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Hip Preservation or Hip Replacement?

Hip Preservation or Hip Replacement?

July 16, 2023

Some hip preservation techniques are associated with a relatively long recovery. In particular the periacetabular osteotomy (PAO) used to re-orientate the acetabulum to treat hip dysplasia, does require quite a long period on crutches afterwards while the bone heals. Even hip arthroscopy can take several months to recover from and get back to sports and exercise.
So why not just have a hip replacement?
This is a question often asked. Recovery after hip replacement is relatively quick nowadays. Mostly weight bearing is not restricted afterwards and by 6 weeks most people are off crutches doing normal day to day activities. Higher levels of activity including sport and exercise do take a bit longer to get back to. Hip replacement is usually reserved for cases where the articular cartilage of the joint has worn away and there may be bone rubbing on bone. The outcome in these circumstances is usually excellent in terms of pain relief and much improved function.
The situation in cases where hip preservation is being considered is rather different, in that there is still a good cartilage surface in the joint although there may be some subtle signs of early damage, but on an x-ray there would not be any significant signs of osteoarthritis. There is now accumulating data which shows that people who undergo hip replacement for painful hips without significant signs of osteoarthritis may not get such a good outcome in terms of pain relief and improved function as those patients who undergo this procedure and who have bone on bone arthritis.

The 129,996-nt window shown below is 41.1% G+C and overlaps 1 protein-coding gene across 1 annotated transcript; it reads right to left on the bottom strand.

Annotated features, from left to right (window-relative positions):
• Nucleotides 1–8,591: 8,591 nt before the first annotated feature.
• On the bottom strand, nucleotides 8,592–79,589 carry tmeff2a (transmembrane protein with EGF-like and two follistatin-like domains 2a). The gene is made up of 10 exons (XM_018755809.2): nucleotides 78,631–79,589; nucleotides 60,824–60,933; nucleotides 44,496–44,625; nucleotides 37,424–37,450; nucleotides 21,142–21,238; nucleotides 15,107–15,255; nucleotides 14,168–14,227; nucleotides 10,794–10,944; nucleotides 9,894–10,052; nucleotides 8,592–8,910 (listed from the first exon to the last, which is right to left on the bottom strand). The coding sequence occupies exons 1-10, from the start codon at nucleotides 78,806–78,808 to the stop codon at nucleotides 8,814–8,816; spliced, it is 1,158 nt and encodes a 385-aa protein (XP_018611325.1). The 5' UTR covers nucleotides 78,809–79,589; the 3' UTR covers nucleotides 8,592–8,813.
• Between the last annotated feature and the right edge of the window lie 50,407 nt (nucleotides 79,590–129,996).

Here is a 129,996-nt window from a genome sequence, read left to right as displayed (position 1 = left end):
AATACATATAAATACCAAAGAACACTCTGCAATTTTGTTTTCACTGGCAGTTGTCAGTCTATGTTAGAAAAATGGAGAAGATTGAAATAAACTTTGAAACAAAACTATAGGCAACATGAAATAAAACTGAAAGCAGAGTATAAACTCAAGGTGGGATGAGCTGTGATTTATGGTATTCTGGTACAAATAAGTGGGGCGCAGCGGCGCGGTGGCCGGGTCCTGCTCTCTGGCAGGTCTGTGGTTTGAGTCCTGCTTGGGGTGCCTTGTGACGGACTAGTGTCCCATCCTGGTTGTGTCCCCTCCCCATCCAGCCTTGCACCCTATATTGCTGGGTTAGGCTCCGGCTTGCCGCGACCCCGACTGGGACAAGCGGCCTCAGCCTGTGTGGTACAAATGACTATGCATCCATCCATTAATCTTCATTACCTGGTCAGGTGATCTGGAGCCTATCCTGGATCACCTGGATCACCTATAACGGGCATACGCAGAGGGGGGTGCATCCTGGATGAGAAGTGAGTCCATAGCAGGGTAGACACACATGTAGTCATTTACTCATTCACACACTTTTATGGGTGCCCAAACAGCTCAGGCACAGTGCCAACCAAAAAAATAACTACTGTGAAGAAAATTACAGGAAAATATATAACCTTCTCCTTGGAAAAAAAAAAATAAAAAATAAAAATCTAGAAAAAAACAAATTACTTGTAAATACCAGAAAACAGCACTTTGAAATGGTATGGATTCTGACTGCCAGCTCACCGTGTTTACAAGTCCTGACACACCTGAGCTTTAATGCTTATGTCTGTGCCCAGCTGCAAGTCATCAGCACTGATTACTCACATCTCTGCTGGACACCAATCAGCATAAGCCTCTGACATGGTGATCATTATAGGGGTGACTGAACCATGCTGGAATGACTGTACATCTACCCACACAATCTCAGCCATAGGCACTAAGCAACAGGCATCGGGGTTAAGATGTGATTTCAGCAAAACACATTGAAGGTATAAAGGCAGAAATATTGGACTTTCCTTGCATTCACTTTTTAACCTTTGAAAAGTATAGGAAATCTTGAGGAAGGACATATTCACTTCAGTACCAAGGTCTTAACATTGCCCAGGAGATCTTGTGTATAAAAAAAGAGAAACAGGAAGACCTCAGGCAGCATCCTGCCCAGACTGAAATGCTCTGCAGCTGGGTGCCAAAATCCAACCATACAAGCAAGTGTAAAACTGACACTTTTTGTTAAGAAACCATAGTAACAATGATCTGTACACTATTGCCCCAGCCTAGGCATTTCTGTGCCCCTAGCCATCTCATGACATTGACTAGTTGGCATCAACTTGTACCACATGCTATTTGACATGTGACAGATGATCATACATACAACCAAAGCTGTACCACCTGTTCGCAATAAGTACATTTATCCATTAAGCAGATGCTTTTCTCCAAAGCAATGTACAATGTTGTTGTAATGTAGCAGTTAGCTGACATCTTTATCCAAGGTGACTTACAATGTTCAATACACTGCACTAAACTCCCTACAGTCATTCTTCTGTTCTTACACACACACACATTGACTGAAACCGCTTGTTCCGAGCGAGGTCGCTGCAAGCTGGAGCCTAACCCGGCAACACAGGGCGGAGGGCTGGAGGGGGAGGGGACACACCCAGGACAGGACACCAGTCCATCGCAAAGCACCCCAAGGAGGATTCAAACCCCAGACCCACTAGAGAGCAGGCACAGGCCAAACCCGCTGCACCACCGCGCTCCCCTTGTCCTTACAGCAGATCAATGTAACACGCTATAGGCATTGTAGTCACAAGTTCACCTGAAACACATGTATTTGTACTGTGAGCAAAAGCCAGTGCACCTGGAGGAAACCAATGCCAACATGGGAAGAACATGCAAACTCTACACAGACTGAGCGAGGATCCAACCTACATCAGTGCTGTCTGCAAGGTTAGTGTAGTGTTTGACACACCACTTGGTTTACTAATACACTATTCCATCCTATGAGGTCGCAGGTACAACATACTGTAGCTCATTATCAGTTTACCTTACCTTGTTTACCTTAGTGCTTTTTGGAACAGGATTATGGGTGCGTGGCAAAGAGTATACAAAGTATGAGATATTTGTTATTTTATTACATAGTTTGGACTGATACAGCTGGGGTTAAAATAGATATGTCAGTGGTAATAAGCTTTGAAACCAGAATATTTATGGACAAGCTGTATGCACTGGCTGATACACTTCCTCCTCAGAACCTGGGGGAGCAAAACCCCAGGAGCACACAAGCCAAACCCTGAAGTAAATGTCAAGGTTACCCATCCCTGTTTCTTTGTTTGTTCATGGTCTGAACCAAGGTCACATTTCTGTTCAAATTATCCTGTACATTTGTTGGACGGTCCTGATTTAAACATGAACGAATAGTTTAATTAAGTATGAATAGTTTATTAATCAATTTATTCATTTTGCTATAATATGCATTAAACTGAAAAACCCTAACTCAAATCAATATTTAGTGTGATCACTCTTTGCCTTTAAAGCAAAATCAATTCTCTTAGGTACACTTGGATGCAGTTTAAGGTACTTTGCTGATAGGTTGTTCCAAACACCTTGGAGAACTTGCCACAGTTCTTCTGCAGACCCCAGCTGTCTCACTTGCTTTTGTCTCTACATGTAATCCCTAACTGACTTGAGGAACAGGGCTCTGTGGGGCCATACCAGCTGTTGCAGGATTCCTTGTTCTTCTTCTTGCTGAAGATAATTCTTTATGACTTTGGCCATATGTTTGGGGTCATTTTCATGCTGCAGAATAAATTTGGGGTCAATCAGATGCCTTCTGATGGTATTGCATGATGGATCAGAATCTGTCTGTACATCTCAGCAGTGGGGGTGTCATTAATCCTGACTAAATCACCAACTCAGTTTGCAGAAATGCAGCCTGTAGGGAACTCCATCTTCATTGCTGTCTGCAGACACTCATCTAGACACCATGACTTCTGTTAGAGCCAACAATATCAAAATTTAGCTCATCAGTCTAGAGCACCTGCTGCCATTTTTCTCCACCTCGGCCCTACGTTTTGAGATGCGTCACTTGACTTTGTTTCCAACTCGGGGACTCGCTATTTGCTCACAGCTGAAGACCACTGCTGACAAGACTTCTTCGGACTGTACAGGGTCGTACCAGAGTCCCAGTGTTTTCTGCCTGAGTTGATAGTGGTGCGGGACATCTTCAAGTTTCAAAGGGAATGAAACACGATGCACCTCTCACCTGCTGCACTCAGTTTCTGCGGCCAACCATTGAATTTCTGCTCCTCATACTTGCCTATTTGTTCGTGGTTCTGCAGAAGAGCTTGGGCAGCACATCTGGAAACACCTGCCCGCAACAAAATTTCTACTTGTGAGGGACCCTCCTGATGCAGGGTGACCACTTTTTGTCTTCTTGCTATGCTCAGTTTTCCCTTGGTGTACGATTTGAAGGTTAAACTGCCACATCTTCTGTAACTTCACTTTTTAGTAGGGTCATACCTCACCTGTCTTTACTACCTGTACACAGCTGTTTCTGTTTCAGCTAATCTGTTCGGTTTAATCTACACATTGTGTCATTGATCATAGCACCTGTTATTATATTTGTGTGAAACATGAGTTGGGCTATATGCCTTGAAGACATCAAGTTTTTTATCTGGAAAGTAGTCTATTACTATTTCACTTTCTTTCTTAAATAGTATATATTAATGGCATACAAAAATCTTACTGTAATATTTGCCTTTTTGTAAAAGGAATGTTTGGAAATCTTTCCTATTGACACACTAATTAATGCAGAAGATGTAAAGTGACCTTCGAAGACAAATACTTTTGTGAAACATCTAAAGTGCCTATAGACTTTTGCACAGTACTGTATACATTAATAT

We recently completed out own study at UCLH in a group of young patients who have undergone hip replacements for painful hips but with minimal signs of arthritis on Xray. This also showed that they tended not to get such good functional outcomes as patients with more severe arthritis. That is not to say that they did not get any improvement in terms of their pain but that overall this tended to be not as effective as when the replacement is done in the setting of more severe arthritis.
I think the message clearly is that we should be pursuing techniques of hip preservation where these options carry a good chance of success and hip replacement should be reserved for when the joint becomes significantly arthritic.
Unfortunately there are occasions where for one reason or another hip preservation surgery may not be appropriate or has failed and the hip is painful but without significant arthritis. In these circumstances a hip replacement may be the only option to help reduce pain. In this situation it may well be appropriate to go down the route of a hip replacement accepting that pain is likely to be improved but the hip may not be completely pain free and the level of improvement may not be as good as in those cases where more severe arthritis has developed.

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